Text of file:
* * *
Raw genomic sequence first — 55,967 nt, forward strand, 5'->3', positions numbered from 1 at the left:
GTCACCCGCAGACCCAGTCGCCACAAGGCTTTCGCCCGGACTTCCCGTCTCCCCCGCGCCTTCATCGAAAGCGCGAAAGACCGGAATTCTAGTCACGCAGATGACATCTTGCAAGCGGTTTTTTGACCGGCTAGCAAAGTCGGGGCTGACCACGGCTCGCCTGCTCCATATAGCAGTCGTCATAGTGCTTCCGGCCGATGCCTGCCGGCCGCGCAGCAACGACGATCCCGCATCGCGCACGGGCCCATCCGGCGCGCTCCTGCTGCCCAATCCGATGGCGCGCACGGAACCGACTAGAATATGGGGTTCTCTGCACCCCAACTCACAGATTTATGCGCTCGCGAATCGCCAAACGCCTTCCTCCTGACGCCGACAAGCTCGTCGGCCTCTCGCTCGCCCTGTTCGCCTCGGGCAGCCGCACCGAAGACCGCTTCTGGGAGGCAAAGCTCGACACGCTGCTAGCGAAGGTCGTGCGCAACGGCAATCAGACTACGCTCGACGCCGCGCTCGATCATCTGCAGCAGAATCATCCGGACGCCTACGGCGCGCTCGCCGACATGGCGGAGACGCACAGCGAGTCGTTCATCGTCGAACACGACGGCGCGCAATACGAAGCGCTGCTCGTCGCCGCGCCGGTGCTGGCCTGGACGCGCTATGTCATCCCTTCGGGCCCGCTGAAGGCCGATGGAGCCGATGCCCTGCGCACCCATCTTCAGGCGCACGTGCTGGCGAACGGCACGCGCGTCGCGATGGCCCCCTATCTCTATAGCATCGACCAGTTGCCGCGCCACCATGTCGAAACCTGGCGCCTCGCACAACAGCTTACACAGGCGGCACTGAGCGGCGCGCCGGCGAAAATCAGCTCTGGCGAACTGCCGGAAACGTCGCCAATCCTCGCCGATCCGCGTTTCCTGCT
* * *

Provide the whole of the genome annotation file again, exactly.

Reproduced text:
Raw genomic sequence first — 55,967 nt, forward strand, 5'->3', positions numbered from 1 at the left:
GTCACCCGCAGACCCAGTCGCCACAAGGCTTTCGCCCGGACTTCCCGTCTCCCCCGCGCCTTCATCGAAAGCGCGAAAGACCGGAATTCTAGTCACGCAGATGACATCTTGCAAGCGGTTTTTTGACCGGCTAGCAAAGTCGGGGCTGACCACGGCTCGCCTGCTCCATATAGCAGTCGTCATAGTGCTTCCGGCCGATGCCTGCCGGCCGCGCAGCAACGACGATCCCGCATCGCGCACGGGCCCATCCGGCGCGCTCCTGCTGCCCAATCCGATGGCGCGCACGGAACCGACTAGAATATGGGGTTCTCTGCACCCCAACTCACAGATTTATGCGCTCGCGAATCGCCAAACGCCTTCCTCCTGACGCCGACAAGCTCGTCGGCCTCTCGCTCGCCCTGTTCGCCTCGGGCAGCCGCACCGAAGACCGCTTCTGGGAGGCAAAGCTCGACACGCTGCTAGCGAAGGTCGTGCGCAACGGCAATCAGACTACGCTCGACGCCGCGCTCGATCATCTGCAGCAGAATCATCCGGACGCCTACGGCGCGCTCGCCGACATGGCGGAGACGCACAGCGAGTCGTTCATCGTCGAACACGACGGCGCGCAATACGAAGCGCTGCTCGTCGCCGCGCCGGTGCTGGCCTGGACGCGCTATGTCATCCCTTCGGGCCCGCTGAAGGCCGATGGAGCCGATGCCCTGCGCACCCATCTTCAGGCGCACGTGCTGGCGAACGGCACGCGCGTCGCGATGGCCCCCTATCTCTATAGCATCGACCAGTTGCCGCGCCACCATGTCGAAACCTGGCGCCTCGCACAACAGCTTACACAGGCGGCACTGAGCGGCGCGCCGGCGAAAATCAGCTCTGGCGAACTGCCGGAAACGTCGCCAATCCTCGCCGATCCGCGTTTCCTGCT